Ongoing Violations of OSCE Principles and Commitments by the Russian Federation and the Situation in Ukraine

As delivered by Ambassador Daniel B. Baer to the Permanent Council
Vienna | September 4, 2014

We have consistently supported the effort of Ukrainian President Poroshenko to achieve a meaningful bilateral cease-fire that could lead to a peaceful political settlement of the conflict. The Kremlin distanced itself yesterday from talk of a ceasefire, saying – preposterously – it was not a party to the conflict, and the separatists insisted that Ukrainian security forces would first need to withdraw from Ukraine’s own territory.

As President Obama said yesterday, “It was not the government in Kyiv that destabilized eastern Ukraine; it’s been the pro-Russian separatists who are encouraged by Russia, financed by Russia, trained by Russia, supplied by Russia and armed by Russia. And the Russian forces that have now moved into Ukraine are not on a humanitarian or peacekeeping mission. They are Russian combat forces with Russian weapons in Russian tanks. Now, these are the facts. They are provable. They’re not subject to dispute.”

Mr. Chairperson, throughout this crisis, we have condemned Russia’s deliberate and repeated violations of Ukraine’s sovereignty and territorial integrity. As a result of its actions, Russia is more isolated now than at any time since the end of the Cold War. As the international community remains united in condemning Russia’s aggression and incursions into Ukraine – blatant violations of Russia’s obligations under international law – the United States has made clear that these ongoing actions will only bring more costs and consequences for Russia, including increased sanctions.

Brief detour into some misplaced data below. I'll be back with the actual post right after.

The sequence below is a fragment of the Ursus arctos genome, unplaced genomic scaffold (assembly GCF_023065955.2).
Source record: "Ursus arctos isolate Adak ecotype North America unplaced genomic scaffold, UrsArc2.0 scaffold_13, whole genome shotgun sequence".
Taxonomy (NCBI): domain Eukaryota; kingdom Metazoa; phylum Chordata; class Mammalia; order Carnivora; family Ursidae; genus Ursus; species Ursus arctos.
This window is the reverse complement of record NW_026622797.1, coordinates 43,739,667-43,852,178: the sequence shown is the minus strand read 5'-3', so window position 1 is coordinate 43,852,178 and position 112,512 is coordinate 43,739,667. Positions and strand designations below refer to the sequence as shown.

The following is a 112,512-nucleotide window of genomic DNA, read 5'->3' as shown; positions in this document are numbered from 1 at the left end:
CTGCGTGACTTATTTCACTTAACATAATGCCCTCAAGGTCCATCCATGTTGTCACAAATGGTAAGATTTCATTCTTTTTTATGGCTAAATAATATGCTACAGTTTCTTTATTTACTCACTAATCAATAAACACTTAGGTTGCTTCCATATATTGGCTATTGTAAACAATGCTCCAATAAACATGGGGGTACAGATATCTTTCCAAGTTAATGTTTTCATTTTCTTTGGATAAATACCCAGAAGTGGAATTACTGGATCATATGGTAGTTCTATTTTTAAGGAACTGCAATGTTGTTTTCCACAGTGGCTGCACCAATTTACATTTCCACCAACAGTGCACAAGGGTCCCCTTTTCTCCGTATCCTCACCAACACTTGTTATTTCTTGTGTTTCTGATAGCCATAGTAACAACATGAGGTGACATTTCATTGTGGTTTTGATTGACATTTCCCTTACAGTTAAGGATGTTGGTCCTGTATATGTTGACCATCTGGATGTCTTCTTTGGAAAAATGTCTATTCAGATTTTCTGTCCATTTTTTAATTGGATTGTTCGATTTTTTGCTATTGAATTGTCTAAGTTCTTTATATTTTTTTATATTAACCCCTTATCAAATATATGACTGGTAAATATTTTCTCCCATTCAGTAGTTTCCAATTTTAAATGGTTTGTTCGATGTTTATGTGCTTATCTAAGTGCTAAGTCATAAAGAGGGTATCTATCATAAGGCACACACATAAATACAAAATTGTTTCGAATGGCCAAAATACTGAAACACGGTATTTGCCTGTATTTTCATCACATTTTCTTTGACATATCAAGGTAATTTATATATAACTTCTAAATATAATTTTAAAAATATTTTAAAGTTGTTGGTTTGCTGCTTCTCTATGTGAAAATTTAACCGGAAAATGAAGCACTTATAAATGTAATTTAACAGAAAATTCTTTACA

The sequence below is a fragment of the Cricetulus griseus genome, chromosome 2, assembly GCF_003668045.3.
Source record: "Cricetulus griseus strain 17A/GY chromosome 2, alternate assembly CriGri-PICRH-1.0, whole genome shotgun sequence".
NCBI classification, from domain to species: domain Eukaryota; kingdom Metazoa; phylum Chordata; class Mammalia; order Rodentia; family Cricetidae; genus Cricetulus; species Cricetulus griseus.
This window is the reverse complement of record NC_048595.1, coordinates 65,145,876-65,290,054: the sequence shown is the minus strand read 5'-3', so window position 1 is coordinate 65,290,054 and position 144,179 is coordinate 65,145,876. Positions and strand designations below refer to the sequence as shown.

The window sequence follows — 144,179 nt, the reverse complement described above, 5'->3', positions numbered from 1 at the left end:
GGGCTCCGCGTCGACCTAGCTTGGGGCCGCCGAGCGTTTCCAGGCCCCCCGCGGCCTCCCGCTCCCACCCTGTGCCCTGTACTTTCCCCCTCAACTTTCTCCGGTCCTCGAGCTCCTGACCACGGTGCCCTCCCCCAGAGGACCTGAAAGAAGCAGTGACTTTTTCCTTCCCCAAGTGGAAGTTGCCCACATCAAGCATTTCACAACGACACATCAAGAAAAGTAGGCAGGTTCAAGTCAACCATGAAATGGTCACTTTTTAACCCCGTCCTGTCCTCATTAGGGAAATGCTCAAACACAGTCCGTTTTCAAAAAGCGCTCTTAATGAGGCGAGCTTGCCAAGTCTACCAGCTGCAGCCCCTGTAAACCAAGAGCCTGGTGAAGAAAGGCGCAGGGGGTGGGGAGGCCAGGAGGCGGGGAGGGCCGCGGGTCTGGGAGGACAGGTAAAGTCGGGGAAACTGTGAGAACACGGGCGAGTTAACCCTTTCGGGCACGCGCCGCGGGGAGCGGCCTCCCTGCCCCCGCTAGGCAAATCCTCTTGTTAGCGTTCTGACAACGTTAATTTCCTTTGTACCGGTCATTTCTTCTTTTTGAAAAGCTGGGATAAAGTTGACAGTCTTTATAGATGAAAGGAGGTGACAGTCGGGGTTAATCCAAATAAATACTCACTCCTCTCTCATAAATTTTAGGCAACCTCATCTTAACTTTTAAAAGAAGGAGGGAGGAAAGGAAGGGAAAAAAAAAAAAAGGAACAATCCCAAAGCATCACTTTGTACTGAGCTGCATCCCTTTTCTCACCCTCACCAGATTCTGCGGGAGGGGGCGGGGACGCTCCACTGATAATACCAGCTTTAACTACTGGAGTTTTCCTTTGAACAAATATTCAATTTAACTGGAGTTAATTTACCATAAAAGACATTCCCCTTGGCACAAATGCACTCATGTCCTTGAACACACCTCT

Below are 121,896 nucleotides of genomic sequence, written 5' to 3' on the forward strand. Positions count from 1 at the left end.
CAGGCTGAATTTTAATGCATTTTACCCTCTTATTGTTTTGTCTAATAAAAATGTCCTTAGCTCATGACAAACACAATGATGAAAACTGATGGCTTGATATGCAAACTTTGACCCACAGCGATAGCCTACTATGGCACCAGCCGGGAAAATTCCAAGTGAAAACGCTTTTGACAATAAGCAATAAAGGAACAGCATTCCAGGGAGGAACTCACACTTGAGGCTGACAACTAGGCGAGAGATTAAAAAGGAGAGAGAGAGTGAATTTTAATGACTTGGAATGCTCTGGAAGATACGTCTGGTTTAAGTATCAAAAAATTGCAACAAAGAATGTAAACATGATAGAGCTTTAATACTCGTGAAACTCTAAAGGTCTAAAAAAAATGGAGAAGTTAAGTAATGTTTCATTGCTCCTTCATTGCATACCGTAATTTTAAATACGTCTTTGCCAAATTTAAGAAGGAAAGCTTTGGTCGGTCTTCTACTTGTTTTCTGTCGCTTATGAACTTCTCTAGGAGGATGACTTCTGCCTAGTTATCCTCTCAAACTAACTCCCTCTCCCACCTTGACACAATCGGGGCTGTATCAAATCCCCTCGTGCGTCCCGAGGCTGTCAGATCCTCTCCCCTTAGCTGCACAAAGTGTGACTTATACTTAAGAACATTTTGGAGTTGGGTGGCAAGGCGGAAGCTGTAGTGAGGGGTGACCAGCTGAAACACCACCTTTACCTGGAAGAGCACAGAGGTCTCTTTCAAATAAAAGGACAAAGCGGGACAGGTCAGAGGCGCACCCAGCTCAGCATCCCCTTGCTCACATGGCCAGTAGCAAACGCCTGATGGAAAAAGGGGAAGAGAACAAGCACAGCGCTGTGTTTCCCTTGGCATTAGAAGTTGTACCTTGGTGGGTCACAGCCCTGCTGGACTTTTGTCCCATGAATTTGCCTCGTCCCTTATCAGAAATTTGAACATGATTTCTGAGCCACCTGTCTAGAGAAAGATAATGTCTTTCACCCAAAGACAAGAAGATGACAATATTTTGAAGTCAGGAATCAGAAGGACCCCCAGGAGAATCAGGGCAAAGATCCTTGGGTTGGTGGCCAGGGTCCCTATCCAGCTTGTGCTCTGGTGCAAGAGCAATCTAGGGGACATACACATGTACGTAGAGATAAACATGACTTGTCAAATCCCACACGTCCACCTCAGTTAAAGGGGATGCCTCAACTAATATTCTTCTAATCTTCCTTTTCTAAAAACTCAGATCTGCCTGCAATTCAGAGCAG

The United States continues to stand firm with its allies and partners in condemning Russia’s dangerous, escalatory actions. Despite calls for a diplomatic solution that allows Ukraine and Russia to co-exist peacefully, President Putin and Russia have repeatedly by-passed potential off-ramps to resolve the crisis diplomatically. Our position remains unwavering and clear: Russia must withdraw its forces from Ukraine, end its support to the separatist fighters, cease its destabilizing and provocative actions in Ukraine, and release all hostages. It must also end its occupation of Crimea, which remains an integral part of Ukraine.

Mr. Chairman, in addition to Russia’s blatant incursions into Ukraine, we remain deeply concerned by the continued detention of Ukrainian Army Lieutenant Nadia Savchenko, who was captured in eastern Ukraine and illegally transferred to Russia by separatists. We are particularly disturbed by reports that Lieutenant Savchenko could be moved to the Serbskiy Center psychiatric hospital in Moscow for psychiatric analysis and evaluation, a step reminiscent of the manner in which dissidents were treated in the Soviet Union. We call for Nadia Savchenko’s immediate release and further call on Russia to allow international humanitarian organizations access to her in detention.

Mr. Chairperson, we welcome the presence of the Special Monitoring Mission (SMM) in the areas where a permissive environment exists. These invaluable monitors provide the urgent and clear-eyed reporting the international community seeks. We welcome the SMM’s rapid response as it established a presence in Mariupol last week. As we have stated before, we continue to urge that the SMM continue to play a strong and robust role in the region by ramping up to its full strength of 500 monitors.

Mr. Chairperson, the United States stands firmly with the people of Ukraine as they seek to solidify their democracy, independence, and stability. We continue to support Ukraine’s sovereignty and territorial integrity.

Thank you, Mr. Chairperson.